So, how do we persuade a reluctant student to practise?  I believe it is the students’ attitude that ultimately determines whether or not they practise, whether or not they persevere with their music education, and whether or not they eventually succeed. Those with a good, positive ‘can do’ attitude to their music will be very richly rewarded. Those with a poor attitude to music lessons and practicing don’t think that music is very important. They won’t try very hard and they will soon quit. Good news. It is possible to change a student’s attitude. For a change in attitude to take place, we need to get the student feeling good about learning music. Learning to play a musical instrument has to be something they feel is of value, and something they feel is worth the effort. It also helps if they can see the big picture and have some understanding of the learning process. The most important role that parents play is to help our student to feel good about their music education in general, and the part that practising plays in particular. We need to relentlessly, but subtly, take every opportunity to positively influence our reluctant student’s attitude. It will be obvious that nagging won’t make them feel good about learning music. Nor will criticism. Threats won’t help. Telling them to wake up their ideas and improve their attitude will be counter productive. Offering rewards or bribes won’t get to the root of the problem. Some things that will help our student: We need to offer them support, encouragement and understanding.  Our attitude to their music will show through. We need to be interested,  enthusiastic, and involved with their music. We need to praise them for every effort they make but the praise has to be sincere and knowledgeable. “You seem to have mastered the tricky timing section in the middle of that piece. It is sounding really good.”  Or, “ I realize that you played it quite slowly and the timing was uneven, but  you played nearly every note correctly and that is really good progress. Children, basically like to please the people in their lives. (I think this is also true for adults.) We should constantly let our student know how pleased we are that they are learning music and how much we are enjoying hearing them play. We need to help them see and understand the big picture regarding their music education. If they can only see ahead as far their next lesson it will be hard to make sense of it. We need to make sure the student understands how to practise effectively so they will achieve good results. Uncertainty about what to do or how to do it is a major turn off. It may be necessary to liaise with the student’s teacher. We need to provide suitable facilities, of course; a place to practice without distractions and an appropriate instrument. I think a regular practice time as a part of the students routine is a good idea and the earlier this is put in place the easier it will be to establish.  We need to take every opportunity we can to help them see the huge benefits that a music education will give them. We need to help them realize that musicians are valued in their communities. We need to instil and foster a love of music, and help them to appreciate how much making music will enhance, enrich and add a fantastic extra dimension to their lives. Learning to play an instrument is not easy. Seven from every eight who sit the ABRSM grade one piano exam give up before grade seven. Most teachers and schools experience a similar loss. The main reason these students give up is they don’t like practising. I believe that the approach I have promoted here is the way most likely to persuade our student to persevere with practising, but of course this approach will not work for every student. There is nothing that will turn every student into a perfect student and actually this is fortunate. If there were a magic spell that would remove all the problems, the pleasure and deep satisfaction that comes with success would also be removed.  Nevertheless many students give up far too easily. Some give up almost on a whim without thinking the decision through. Many who give up too soon or too easily regret it in later life. If our student is thinking about quitting we need to help them to think seriously about their music education and make a wise decision about it.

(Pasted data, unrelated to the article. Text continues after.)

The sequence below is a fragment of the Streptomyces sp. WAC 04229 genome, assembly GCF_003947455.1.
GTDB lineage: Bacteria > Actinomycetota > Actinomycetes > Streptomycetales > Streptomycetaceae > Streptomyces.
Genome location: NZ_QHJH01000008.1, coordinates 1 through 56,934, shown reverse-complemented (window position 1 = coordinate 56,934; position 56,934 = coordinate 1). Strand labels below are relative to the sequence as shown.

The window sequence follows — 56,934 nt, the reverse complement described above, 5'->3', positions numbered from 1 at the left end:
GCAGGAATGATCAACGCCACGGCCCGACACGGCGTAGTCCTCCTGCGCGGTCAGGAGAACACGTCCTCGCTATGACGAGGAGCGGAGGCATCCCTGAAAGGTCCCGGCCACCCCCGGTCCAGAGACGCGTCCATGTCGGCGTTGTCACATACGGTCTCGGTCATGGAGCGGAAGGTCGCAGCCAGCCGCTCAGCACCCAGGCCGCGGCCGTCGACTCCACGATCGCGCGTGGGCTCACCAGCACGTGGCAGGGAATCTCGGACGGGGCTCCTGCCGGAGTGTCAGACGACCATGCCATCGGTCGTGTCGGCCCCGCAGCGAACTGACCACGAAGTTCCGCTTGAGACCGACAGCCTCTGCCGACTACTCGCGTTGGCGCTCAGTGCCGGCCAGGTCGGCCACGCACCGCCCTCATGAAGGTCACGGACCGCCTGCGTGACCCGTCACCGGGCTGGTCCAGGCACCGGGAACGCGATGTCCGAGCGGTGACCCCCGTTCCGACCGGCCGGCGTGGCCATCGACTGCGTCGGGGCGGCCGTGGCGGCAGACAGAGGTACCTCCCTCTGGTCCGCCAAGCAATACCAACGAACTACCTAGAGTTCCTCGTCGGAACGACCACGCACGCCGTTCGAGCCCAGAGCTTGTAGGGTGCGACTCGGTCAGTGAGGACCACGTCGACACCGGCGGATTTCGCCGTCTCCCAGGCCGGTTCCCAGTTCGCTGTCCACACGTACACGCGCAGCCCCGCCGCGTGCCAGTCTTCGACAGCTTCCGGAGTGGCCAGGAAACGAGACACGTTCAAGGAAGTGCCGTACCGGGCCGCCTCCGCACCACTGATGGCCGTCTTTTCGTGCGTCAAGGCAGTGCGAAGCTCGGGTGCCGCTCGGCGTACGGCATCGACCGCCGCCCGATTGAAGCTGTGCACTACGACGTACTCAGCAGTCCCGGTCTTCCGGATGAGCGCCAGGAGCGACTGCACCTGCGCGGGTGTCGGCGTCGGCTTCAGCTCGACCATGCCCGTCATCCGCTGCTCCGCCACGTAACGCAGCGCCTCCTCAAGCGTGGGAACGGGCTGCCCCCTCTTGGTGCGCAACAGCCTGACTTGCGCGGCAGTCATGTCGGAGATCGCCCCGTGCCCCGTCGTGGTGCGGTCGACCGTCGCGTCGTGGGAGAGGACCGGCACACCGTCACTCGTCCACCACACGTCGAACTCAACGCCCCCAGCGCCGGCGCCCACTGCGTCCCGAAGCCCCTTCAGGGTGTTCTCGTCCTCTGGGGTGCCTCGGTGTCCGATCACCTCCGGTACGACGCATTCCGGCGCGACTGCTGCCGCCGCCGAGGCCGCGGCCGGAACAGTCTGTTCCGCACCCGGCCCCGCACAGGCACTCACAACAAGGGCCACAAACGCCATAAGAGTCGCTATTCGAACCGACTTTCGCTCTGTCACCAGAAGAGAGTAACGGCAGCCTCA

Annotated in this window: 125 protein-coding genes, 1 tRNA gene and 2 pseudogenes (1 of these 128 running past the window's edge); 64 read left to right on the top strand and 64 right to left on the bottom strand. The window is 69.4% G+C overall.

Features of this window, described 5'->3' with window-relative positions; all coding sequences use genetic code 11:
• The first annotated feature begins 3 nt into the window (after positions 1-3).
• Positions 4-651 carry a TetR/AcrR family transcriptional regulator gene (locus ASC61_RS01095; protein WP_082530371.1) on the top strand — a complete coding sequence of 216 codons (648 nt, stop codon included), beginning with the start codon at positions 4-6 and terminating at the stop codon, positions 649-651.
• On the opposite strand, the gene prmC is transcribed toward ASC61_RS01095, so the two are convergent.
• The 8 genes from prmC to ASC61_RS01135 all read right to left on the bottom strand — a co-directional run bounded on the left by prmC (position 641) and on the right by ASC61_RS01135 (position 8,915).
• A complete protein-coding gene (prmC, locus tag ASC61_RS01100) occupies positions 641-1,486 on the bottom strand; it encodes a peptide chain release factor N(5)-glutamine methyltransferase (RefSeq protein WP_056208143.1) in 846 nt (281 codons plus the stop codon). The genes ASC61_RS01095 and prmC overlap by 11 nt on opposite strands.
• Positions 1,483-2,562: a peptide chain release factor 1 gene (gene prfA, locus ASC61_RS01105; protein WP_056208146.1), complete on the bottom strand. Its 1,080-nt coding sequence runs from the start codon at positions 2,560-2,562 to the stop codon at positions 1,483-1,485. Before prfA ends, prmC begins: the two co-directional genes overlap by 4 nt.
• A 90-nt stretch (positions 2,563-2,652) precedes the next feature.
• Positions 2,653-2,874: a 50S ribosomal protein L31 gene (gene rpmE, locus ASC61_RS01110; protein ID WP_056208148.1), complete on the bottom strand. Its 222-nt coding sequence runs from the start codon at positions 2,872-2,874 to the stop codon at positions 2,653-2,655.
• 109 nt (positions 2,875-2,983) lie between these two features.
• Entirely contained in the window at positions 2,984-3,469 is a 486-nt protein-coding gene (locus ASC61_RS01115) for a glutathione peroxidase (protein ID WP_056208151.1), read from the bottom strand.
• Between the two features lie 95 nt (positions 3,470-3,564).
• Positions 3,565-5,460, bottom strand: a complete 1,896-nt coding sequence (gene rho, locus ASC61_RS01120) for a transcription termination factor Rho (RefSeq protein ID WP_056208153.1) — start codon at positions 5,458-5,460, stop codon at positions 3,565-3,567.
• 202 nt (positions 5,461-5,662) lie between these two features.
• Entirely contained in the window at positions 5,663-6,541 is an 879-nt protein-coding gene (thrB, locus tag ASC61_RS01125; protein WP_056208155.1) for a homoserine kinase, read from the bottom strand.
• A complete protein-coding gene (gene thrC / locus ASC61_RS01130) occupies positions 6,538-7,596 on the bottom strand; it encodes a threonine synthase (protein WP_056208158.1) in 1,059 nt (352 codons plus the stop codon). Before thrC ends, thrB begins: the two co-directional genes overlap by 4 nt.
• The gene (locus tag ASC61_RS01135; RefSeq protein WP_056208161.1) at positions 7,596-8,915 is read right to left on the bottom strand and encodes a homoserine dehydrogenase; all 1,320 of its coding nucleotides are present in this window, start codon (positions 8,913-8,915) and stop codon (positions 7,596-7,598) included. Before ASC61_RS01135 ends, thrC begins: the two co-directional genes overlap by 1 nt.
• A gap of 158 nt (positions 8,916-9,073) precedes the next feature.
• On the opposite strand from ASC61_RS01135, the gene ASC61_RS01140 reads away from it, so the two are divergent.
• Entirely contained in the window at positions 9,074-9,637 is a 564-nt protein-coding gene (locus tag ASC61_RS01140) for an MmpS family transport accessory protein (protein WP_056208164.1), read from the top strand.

Can rewards motivate a reluctant music student to practice? by Ron Ottley. Author of Now I Love Music Practice